2/7/18 UPDATE & EDITOR'S NOTE: As you can see below, our 4K VIZIO P75 display said it was receiving a 2160p signal from the Xbox One X which, in retrospect, is probably related to the One X's built-in video upscaling. Our VIZIO and LG displays also seemed to think we were getting 4K rather than HD, but at this point, who knows. As noted above, per Netflix, this is an HD-only stream even though Dolby Vision, HDR(10), and Dolby Atmos are also options. I think the takeaway from this confusion and Netflix's resolution choice is that HDR (all forms) remains resolution agnostic. Given how many movies are still finished in 2K, it's a shame that studios and TV manufacturers are pushing everyone to 4K (Must Own!!!) when they could have dramatically improved HD Blu-rays and streaming services with the HDR, wide color, and more efficient video codecs we see in the Ultra HD formats. That said, most of the 4K displays I've reviewed or demoed outperform the best HD models.
The Audio: Rating the Sound
Please note: This portion of the review and the review's audio score has been updated to reflect the Dolby Atmos soundtrack available for those with an Xbox One/S/X or a 2017 LG OLED. The original 5.1 review remains below.
Dolby Atmos (XBox One X) - 4.5 Stars
For a streaming movie, The Cloverfield Paradox Dolby Atmos soundtrack is surprisingly impressive.
With the added height channels, the score and various other background activity are able to move freely across the soundstage, creating a very broad and expansive half-dome wall of sound that's fairly consistent. The pings and bleeps of the computer systems surrounding the characters convincingly pulse and ring off-screen while Bear McCreary's music exhibits excellent warmth and fidelity. There is also the occasional burst of cracks, pops and loud thumps that reverberate through the long hallways of the space station, which spread to the sides, surrounds and overheads with effective directionality.
Back on Earth, the screeching of emergency sirens fluidly pans from the front to the back and from side to side with a shocking sense of realism, not only surrounding Ava's husband, Michael, but fully immersing the listener as well into that sense of panic and urgency. Many of those same atmospherics also travel into the ceiling channels with impressive discreteness or echo with incredible authenticity.
And for an added bonus, an improvement over the 5.1 Dolby Digital Plus version available to most Netflix subscribers, the LFE is far more palpable and shockingly authoritative, pushing certain action sequences into the low-20Hz depths and hitting the room with a couch-shaking, wall-rattling impact that terrifically expands the object-based lossless mix.
5.1 Dolby Digital Plus - 3.5 Stars
I really wish Netflix would support Dolby Atmos on more devices. Yes, Xbox One & 2017 LG OLED owners can enjoy Atmos on The Cloverfield Paradox and a growing-but-small selection of titles, but far too many of us are needlessly stuck with 5.1 Dolby Digital Plus. Which is fine when you're in a pinch, but after the evocative 10 Cloverfiled Lane Atmos mix, The Cloverfield Paradox in 5.1 sounds underwhelming and far less immersive despite the film's grander settings.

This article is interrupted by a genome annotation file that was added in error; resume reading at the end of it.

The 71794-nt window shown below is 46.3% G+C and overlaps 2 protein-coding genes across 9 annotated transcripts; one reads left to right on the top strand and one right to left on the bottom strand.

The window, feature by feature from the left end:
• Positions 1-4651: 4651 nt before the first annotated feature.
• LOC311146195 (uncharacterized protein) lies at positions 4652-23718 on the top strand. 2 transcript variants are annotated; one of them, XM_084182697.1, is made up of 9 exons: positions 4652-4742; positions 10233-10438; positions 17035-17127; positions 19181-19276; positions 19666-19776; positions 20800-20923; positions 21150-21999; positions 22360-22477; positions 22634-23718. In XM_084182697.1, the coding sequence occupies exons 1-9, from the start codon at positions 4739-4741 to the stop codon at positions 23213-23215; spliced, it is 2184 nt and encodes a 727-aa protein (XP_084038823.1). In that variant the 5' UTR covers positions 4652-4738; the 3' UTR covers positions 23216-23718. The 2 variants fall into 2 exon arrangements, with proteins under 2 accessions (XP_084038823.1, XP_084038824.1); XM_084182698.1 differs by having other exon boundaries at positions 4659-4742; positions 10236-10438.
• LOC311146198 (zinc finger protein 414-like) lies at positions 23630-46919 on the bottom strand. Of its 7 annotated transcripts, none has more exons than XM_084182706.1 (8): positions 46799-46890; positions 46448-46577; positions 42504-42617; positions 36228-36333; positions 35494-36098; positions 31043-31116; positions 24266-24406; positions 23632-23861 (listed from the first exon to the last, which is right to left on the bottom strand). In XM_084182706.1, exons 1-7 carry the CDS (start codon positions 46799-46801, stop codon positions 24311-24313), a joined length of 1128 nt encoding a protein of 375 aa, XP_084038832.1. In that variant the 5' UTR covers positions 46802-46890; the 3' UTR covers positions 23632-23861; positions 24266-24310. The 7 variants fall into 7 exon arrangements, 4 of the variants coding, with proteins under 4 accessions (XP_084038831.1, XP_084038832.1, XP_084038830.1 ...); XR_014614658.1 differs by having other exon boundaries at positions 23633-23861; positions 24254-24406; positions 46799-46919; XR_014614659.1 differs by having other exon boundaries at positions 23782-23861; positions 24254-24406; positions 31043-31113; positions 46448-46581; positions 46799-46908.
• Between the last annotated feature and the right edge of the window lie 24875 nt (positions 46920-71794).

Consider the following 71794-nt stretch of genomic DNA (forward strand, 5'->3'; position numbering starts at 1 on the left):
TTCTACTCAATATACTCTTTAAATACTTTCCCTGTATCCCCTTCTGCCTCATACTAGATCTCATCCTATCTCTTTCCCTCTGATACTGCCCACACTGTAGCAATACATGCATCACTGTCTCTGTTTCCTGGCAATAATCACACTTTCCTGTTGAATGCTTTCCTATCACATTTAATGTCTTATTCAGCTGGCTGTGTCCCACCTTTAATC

Back to the 5.1 mix. Dialogue is fine, but with the assortment of voices and distinct accents I had to keep my volume higher just so I could understand everyone. Sound effects are solid enough and there is enough surround activity to keep the channels moving. Composer Bear McCreary returns to the JJ-verse with another moody and effective score, but there are times where there is just so much happening that elements don't really separate.
However, there are a few standout moments -- a spacewalk sequence and a scene where a crew member is trapped in a compartment flooding with water -- where the mix gets pretty exciting auditory experiences. That said, I wish Netflix would expand its Dolby Atmos capabilities to more devices and more movies (or even offer lossless, though that's farm more likely).
Overall, the 5.1 mix gets the job done. Not bad, not great. The Dolby Atmos mix is WAY better. What a shame Netflix won't support the format on more devices (looking at you, Apple TV).
I was really looking forward to the mysterious third Cloverfield movie. I loved the spin Cloverfield gave the giant monster movie by twisting into the found footage sub-genre. I loved how 10 Cloverfield Lane created a tight and tense domestic nightmare evocative of Night of the Living Dead where the company you keep can be as dangerous as the monsters outside your door. But The Cloverfield Paradox… well… I didn't like it. I wanted to. I enjoyed the mystery-box the first two films flirted with. I was excited when I saw that commercial come up that later that evening if I wasn't wiped out I could stay up and watch it. Unfortunately, that trailer and release reveal is little more than a stunt backed by a movie that can't support the weight. Had this omitted the ties to giant monsters and was content to be its own thing, this film could have been something. But the clunky plot mechanics, silly script, and the obvious late addition ties to the franchise keep this movie from living up to its namesake.
If you love cheap B-movie sci-fi hokum, it's a fun ride, but if you're looking for genuine thrills and chills, be thankful you didn't pay full price on opening day. Now with reports that the fourth film has already finished filming, I'm worried this franchise is banking on being clever rather than smart. Thankfully this flick looks great in Dolby Vision and boasts an immersive Dolby Atmos sound mix (for those with the right equipment). The more-readily-available 5.1 audio stream is less immersive, but gets the job done. At the end of the day, The Cloverfield Paradox is at least worth a look, but don't expect too much from it.
- Netflix Streaming
- Dolby Vision
- 5.1 Dolby Digital Plus (default)
- Dolby Atmos (on certain devices)